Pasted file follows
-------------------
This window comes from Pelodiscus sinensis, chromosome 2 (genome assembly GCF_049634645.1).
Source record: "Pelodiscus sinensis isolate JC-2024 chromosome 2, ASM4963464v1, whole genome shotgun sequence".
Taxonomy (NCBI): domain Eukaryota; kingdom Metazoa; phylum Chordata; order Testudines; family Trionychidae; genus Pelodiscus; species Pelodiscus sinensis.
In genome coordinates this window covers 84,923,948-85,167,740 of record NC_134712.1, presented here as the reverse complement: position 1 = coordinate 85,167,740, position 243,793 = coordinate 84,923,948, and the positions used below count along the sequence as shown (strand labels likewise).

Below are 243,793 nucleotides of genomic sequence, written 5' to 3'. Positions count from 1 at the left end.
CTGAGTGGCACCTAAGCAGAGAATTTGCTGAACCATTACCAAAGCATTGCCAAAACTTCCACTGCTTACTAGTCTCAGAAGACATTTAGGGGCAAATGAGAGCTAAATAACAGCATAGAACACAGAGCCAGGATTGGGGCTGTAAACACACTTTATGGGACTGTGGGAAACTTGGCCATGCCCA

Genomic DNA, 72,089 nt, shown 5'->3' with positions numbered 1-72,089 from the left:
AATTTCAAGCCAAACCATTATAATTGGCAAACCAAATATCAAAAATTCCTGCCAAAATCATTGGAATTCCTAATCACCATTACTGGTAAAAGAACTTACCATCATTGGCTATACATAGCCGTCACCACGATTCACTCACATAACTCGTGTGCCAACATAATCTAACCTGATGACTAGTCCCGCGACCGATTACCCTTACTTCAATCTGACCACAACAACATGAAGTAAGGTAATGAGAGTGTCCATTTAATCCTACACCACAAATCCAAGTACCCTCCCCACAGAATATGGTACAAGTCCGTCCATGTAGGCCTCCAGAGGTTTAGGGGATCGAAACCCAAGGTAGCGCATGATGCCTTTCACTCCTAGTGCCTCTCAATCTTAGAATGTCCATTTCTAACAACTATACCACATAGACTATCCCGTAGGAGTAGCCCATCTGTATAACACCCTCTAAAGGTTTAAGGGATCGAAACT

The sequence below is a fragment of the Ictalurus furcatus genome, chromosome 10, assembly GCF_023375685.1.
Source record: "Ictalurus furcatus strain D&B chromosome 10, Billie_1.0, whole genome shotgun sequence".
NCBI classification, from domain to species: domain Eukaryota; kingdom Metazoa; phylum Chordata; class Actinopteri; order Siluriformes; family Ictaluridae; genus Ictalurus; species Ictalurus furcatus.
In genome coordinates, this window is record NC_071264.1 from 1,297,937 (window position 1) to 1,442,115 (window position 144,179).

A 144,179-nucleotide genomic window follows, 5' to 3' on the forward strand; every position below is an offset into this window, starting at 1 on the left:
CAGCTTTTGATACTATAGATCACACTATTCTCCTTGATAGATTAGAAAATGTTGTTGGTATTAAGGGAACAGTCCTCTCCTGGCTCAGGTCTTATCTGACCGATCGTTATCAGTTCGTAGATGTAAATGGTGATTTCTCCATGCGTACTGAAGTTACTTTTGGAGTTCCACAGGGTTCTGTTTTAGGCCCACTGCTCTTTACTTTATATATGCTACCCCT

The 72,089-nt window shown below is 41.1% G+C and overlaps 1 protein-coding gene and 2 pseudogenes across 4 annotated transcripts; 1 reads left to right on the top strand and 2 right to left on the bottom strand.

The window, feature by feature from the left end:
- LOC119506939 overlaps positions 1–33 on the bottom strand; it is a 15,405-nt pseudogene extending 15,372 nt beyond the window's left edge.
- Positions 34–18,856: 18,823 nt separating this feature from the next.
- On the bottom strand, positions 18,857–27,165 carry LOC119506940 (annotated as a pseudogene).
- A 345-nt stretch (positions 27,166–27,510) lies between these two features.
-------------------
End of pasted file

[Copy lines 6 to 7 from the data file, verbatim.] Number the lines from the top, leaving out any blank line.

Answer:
CTGAGTGGCACCTAAGCAGAGAATTTGCTGAACCATTACCAAAGCATTGCCAAAACTTCCACTGCTTACTAGTCTCAGAAGACATTTAGGGGCAAATGAGAGCTAAATAACAGCATAGAACACAGAGCCAGGATTGGGGCTGTAAACACACTTTATGGGACTGTGGGAAACTTGGCCATGCCCA

Genomic DNA, 72,089 nt, shown 5'->3' with positions numbered 1-72,089 from the left: